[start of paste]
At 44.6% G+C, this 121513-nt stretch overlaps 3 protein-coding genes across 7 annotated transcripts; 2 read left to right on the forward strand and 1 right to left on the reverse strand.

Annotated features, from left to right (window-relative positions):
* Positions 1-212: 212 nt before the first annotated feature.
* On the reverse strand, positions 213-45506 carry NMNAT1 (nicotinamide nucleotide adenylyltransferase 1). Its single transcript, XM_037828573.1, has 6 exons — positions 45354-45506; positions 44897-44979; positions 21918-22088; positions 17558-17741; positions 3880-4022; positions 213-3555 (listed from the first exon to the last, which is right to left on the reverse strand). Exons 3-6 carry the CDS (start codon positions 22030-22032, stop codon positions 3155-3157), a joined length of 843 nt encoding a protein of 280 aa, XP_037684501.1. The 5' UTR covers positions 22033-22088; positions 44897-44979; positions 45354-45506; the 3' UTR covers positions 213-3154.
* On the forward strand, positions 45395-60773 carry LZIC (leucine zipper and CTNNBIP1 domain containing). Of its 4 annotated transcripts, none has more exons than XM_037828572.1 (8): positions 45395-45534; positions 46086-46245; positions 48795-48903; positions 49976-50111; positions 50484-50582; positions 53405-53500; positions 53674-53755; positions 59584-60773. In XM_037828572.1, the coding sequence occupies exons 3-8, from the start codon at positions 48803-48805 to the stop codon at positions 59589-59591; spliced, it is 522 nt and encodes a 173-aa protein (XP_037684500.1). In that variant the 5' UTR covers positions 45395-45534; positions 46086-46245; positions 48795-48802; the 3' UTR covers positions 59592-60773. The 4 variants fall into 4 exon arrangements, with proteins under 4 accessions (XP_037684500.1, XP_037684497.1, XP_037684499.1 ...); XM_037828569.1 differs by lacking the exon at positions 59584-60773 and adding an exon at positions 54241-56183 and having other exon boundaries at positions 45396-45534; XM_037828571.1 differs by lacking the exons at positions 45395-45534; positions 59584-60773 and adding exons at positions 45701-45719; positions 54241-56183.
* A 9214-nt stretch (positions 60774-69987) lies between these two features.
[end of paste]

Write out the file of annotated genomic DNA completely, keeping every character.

At 44.6% G+C, this 121513-nt stretch overlaps 3 protein-coding genes across 7 annotated transcripts; 2 read left to right on the forward strand and 1 right to left on the reverse strand.

Annotated features, from left to right (window-relative positions):
* Positions 1-212: 212 nt before the first annotated feature.
* On the reverse strand, positions 213-45506 carry NMNAT1 (nicotinamide nucleotide adenylyltransferase 1). Its single transcript, XM_037828573.1, has 6 exons — positions 45354-45506; positions 44897-44979; positions 21918-22088; positions 17558-17741; positions 3880-4022; positions 213-3555 (listed from the first exon to the last, which is right to left on the reverse strand). Exons 3-6 carry the CDS (start codon positions 22030-22032, stop codon positions 3155-3157), a joined length of 843 nt encoding a protein of 280 aa, XP_037684501.1. The 5' UTR covers positions 22033-22088; positions 44897-44979; positions 45354-45506; the 3' UTR covers positions 213-3154.
* On the forward strand, positions 45395-60773 carry LZIC (leucine zipper and CTNNBIP1 domain containing). Of its 4 annotated transcripts, none has more exons than XM_037828572.1 (8): positions 45395-45534; positions 46086-46245; positions 48795-48903; positions 49976-50111; positions 50484-50582; positions 53405-53500; positions 53674-53755; positions 59584-60773. In XM_037828572.1, the coding sequence occupies exons 3-8, from the start codon at positions 48803-48805 to the stop codon at positions 59589-59591; spliced, it is 522 nt and encodes a 173-aa protein (XP_037684500.1). In that variant the 5' UTR covers positions 45395-45534; positions 46086-46245; positions 48795-48802; the 3' UTR covers positions 59592-60773. The 4 variants fall into 4 exon arrangements, with proteins under 4 accessions (XP_037684500.1, XP_037684497.1, XP_037684499.1 ...); XM_037828569.1 differs by lacking the exon at positions 59584-60773 and adding an exon at positions 54241-56183 and having other exon boundaries at positions 45396-45534; XM_037828571.1 differs by lacking the exons at positions 45395-45534; positions 59584-60773 and adding exons at positions 45701-45719; positions 54241-56183.
* A 9214-nt stretch (positions 60774-69987) lies between these two features.